A fourth idea involves giving each worm a set time in which to be active, much like turn time. As soon as this time expires, you are automatically switched to the next worm in your team and given the same turn time in which to act. (A "weapons per turn" restriction could also be introduced with this idea, to replace the "weapon delay" idea mentioned above). This would prevent the "spare worms in a bunker" strategy which might be seen as an unsporting tactic, but it would probably also make the game frustarting to play, as you would not be able to switch to other worms in times of need.
Finally, having a 2v2 or 3v3 game and letting friends take control of the other team members would have a similar effect to the whole team being controlled simultaneously. It also brings in player co-operation, which would boost gameplay and strategy, as does any team game.
It would be too easy to just hide and let the other players kill each other
This tactic - darksiding, as it's known - happens in almost every real time game, and even happens in turn based Worms as it is. The only way to avoid such tactics is to ensure there are only two factions, i.e. one vs one or two vs two. Besides, if darksiding would be so advantageous, then all players would do it.
AI players would not be able to cope with Real Time
This is another difficult issue for Real Time Worms. More precisely, it is the constant terrain deformation which AI could not cope with. In Turn Based Worms, the AI player has a few seconds before its turn to scan the shape of the terrain and then calculate trajectories and movements. But as soon as the terrain changes, it needs to calculate it all again. On a constantly changing terrain, the AI would never have chance to fire.
But this doesn't quite rule out Single Player campaigns. Simply use indestructible maps for missions, and the AI need not re-consider the shape of the terrain (but would need to consider the locations of worms and objects). It would however severely limit Single Player campaigns to have terrain undeformable all the time.
Could AI be improved enough to cope better with a changing terrain? Perhaps the AI should just ignore the most recent changes to the terrain - it probably won't affect his shot.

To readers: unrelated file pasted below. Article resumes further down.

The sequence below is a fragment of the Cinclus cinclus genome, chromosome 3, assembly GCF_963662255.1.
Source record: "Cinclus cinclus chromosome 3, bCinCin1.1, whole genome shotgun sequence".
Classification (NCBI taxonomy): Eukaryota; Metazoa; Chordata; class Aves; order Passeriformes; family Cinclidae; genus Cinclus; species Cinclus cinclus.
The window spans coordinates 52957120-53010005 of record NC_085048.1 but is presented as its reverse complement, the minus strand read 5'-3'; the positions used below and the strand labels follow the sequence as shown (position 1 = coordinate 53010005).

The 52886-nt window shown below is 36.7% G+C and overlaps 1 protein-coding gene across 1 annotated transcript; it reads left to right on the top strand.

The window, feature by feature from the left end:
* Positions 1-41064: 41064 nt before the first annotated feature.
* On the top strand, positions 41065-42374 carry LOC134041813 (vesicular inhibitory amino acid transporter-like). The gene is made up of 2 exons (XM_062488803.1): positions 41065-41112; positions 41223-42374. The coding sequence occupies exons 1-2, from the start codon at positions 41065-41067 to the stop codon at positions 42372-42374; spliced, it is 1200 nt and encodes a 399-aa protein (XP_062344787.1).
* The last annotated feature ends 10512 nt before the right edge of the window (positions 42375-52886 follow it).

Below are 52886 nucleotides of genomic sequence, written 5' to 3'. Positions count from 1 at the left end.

If not, then the game would be restricted to online gameplay.
Wormnet would be less sociable - in-game chatting would be occasional at best
In most Real Time Games, chatting is restricted to one line, which gets sent to all players and then disappears shortly after. If Worms retained the Page Down chat box the game would probably be more sociable than other real time games, as chat messages would be stored and players wouldn't 'forget' what another player said, so a reply is more likely. But that's something which could be done in any game.
Worms has always been a sociable game, and it is the time to chat, created by a turn-based format, that makes it so. Real Time would certainly reduce this important part of Worms gameplay, unless it was a particularly slow-paced game. Chat-promoting features could also be introduced, such as an ability for a player to request "Cease Fire", which other players may or may not comply with. It would be a useful feature if a player needs to leave his computer, but would also make time for chatting, plotting, or harassing.
What would happen if two weapons collided with each other?
As it stands, weapons pass through each other. This can be tested in WWP using the multiple weapon usage mode. Such collisions in Real Time would be rare, but would add an interesting strategic element of blocking your opponent's shots with your own. However, programming a whole bunch of complex physics just to make it a little bit more realistic is probably not worth the hassle, so if anything they would have to be simple.
Clones of the Real Time Worms Concept
Liero gives us a good taste of what Real Time Worms might be like, although many use it as an example of why RTW shouldn't be made. After a few hours of playing it, it's not hard to see why.